After the seat-belt sign went out, Edmunds got up and began walking to the rear of the plane in search of the washroom, which he assumed was in the economy section, separated by a curtain. As he opened the curtain, the Cuban escort, who doubled as the steward, grabbed his arm and abruptly directed him to a washroom in the first class section. However, Edmunds had been able to take note of four to six people in that area of the plane, including two men to his left and a woman to his right.

      Edmunds recalled that years later, possibly in 1978 (more likely 1975, unless he meant the HSCA) a “U.S. Senate Inquiry into the Kennedy assassination had been presented with the theory that Lee Harvey Oswald had been a patsy, and it was a Cuban hit squad that had got Kennedy from the grassy knoll near the book warehouse. They’d driven Hell for Leather to Dallas airport and boarded a scheduled flight to Mexico City. The inquiry had been told that the Cubana Airlines flight to Havana that day had been deliberately delayed so it could fly them back to Cuba before anyone caught on.” Edmunds indicated that someone had suggested the possibility that one of the Canadian journalists aboard that flight might have seen the hit squad, and therefore should be questioned. Although Edmunds states in his manuscript that neither he nor his colleagues were contacted, he did recall during our conversation having been phoned [by someone from the committee], with the expectation of a follow-up interview, which never materialized.

      In his manuscript, Edmunds suggested that, had he taken the theory at all seriously, he “should, in all conscience, have at least phoned Washington.” But then he would have been forced to publicly admit that further investigation on his part might have been expected. In retrospect, Edmunds wondered whether the other passengers were merely rejected refugees being sent back to Cuba, or maybe cabin crew from the previous flight returning home. If not, he facetiously suggested the possibility of having “missed the story of the century” in his “eagerness to get to the washroom.”

      Edmunds’s description of the Cubana flight makes no reference to having observed an incoming private plane or the boarding of a passenger who went directly to the cockpit, although it is conceivable that these events took place prior to the journalists being escorted to the plane. In addition, Edmunds’s recollection of the scheduled and actual time of departure is not consistent with the Senate Committee’s report, nor with the HSCA’s, but there is no indication that Cuban Airlines had more than one flight to Cuba that day. (In fact, Edmunds stated that Cubana Airlines had only one flight per week from Mexico City to Cuba.)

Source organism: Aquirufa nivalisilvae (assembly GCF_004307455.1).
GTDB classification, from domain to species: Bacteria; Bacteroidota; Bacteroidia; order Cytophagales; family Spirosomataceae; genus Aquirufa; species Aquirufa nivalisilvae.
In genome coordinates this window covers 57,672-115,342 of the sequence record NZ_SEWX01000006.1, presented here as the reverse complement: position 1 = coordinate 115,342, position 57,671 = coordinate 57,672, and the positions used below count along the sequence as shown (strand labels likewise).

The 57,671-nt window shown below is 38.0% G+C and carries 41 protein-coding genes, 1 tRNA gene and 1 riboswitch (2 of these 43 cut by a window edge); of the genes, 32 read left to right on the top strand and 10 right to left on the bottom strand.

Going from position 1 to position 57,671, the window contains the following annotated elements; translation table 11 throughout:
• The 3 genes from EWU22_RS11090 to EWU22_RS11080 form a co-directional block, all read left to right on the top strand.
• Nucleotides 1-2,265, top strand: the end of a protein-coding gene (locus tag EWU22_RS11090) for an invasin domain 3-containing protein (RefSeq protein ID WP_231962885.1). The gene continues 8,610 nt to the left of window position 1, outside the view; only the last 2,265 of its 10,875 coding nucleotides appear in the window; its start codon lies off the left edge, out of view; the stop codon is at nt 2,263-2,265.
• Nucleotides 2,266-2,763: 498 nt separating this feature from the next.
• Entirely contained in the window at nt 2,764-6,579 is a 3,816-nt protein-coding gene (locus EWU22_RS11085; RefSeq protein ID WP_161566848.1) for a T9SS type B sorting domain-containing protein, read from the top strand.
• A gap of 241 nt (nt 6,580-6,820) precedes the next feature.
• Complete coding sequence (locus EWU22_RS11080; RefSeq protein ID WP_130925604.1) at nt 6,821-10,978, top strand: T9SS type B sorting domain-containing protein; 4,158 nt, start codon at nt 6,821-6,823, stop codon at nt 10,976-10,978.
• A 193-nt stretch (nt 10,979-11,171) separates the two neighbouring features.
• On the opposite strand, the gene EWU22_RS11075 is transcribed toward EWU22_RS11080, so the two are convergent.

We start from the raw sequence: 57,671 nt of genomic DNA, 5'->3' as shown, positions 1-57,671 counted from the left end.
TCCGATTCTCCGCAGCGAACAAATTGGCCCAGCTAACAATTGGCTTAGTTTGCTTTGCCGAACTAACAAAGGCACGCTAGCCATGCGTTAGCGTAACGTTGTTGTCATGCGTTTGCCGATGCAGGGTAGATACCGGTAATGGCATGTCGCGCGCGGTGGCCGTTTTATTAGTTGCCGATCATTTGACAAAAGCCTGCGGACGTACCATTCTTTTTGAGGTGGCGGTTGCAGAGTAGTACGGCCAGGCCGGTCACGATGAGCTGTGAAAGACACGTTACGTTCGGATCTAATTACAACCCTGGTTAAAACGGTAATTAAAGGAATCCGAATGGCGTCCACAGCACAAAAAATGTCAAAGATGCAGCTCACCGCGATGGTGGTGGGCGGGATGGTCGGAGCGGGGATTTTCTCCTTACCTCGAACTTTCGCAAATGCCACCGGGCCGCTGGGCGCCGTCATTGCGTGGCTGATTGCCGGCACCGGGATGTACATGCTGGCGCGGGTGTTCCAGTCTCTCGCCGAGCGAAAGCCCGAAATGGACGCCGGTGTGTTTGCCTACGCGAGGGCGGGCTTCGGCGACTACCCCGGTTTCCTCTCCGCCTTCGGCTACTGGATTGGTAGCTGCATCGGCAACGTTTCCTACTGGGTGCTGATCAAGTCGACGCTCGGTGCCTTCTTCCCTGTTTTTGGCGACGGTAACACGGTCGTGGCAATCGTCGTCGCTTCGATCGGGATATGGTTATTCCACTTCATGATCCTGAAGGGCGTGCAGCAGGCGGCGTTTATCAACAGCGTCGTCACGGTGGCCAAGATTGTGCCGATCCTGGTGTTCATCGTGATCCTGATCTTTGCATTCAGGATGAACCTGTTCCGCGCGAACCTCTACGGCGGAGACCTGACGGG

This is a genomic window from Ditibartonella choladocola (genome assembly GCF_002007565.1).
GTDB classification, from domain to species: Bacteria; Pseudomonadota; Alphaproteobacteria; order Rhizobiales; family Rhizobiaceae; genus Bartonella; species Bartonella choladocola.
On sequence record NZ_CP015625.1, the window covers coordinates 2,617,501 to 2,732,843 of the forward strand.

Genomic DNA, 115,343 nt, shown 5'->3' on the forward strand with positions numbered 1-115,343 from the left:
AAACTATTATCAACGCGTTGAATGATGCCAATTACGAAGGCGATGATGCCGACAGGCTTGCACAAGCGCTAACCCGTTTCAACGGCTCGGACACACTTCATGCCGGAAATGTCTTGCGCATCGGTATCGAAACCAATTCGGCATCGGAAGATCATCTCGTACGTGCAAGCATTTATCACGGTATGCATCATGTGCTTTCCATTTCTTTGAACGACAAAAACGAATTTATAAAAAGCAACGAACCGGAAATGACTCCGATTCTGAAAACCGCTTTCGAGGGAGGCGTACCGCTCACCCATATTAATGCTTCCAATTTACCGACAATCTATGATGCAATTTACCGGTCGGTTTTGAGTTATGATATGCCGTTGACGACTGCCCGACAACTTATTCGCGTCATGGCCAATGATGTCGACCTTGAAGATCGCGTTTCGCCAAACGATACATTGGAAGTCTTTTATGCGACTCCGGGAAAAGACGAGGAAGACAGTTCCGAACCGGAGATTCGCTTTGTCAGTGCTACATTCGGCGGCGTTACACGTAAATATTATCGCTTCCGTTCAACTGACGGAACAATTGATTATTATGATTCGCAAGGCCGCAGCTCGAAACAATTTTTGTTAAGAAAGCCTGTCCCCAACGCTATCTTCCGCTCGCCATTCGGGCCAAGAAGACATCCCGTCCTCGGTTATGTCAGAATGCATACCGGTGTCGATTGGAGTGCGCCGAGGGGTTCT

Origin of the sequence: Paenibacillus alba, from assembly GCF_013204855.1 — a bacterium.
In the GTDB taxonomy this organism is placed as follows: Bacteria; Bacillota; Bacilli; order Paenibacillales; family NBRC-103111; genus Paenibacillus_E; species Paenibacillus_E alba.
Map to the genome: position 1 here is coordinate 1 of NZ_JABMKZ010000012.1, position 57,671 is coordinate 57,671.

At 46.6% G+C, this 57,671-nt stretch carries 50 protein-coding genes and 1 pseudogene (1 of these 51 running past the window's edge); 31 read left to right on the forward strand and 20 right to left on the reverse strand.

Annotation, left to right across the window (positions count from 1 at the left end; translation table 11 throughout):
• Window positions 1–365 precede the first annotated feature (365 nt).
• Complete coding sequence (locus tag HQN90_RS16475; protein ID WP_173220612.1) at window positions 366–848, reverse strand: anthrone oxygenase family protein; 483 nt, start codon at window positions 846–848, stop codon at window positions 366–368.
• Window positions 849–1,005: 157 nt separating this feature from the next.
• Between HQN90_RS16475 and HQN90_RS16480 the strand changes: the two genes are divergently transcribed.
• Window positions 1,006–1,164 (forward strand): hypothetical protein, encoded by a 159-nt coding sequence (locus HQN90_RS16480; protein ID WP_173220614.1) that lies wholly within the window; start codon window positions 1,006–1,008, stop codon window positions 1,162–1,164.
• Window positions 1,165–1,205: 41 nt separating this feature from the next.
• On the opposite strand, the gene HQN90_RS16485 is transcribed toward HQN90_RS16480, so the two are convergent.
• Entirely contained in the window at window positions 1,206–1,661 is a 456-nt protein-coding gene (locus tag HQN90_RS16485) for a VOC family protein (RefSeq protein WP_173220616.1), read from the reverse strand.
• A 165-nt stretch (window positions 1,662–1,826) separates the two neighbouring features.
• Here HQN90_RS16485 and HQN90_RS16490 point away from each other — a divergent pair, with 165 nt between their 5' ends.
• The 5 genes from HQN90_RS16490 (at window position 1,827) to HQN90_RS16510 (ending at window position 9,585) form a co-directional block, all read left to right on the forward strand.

So we are left with a suspicious, but inconclusive, possibility, that one or more pro-Castro Cubans might have been involved in the assassination of JFK, with or without Lee Harvey Oswald’s knowledge and participation. Even though the CIA had informed the FBI about the observation of a Cuban scientist at the Havana Airport described earlier, on a routing sheet that accompanied the document, someone at the CIA had scrawled the following comment: “I’d let this die its natural death, as the FBI is doing.” The CIA’s source in Cuba had, in fact, died by then. (7)

      As for Saez, no attempt had apparently been made to determine why he had traveled to the U.S., why he happened to be in Dallas on November 22, 1963, why he had abruptly returned to Cuba with apparent assistance that day, why he suddenly came into more money than ever before, and whatever happened to him. Presumably the HSCA was aware of the CIA documents cited by Henry Hurt, but no specific reference was made to Saez in its report. It is also apparent that the Warren Commission was never informed by the CIA about the Cuban connection.




1.      Bernard Fensterwald with Michael Ewing, Coincidence or Conspiracy? (New York: Zebra Books, 1977), pp. 494–495. It should be noted that the authors describe the man as being a twenty-three-year-old “Cuban-American,” with connections to Tampa, Florida, Fair Play For Cuba Committee, who might have been involved in the assassination, according to a CIA source. However, this description clearly applies to Gilberto Policarpo Lopez, whose suspicious movements are described in detail in The Final Assassinations Report (Bantam Books: N.Y.), pp. 136–141.


2.      The Final Assassinations Report (Bantam Books, N.Y.), 1979, p. 136. Note: the Cubana Airline flight is incorrectly stated as having taken place on Nov. 23, 1963, but the report referred to in the footnotes on p. 695 gives the correct date of Nov. 22, 1963.


3.      Henry Hurt, Reasonable Doubt (Henry Holt and Co. N.Y., 1985), pp. 421–23.


4.      I had contacted Edmunds in the course of trying to locate another former Maclean’s writer named Jon Ruddy related to my Richard Giesbrecht research, and through Edmunds was successful (Ruddy died in 1995 in Mexico, as a result of an accident.)


5.      “The Great Cuban Spy Caper” (part one) by William Milne as told to Barbara Moon, Maclean’s, February 22, 1964, pp. 7–8, March 7, 1964, pp. 24–25, 39–45. Also, New York Times, Nov. 24, 1963, p. 25 and New York Times, Dec. 11, 1963, p. 11.


6.      Alan Edmunds, “Airlines to Avoid: Cubana,” sent to me on Jan. 22, 1990; it was to be published in a Canadian travel magazine, although I don’t know if it ever was.


7.      Hurt, Reasonable Doubt, p. 423.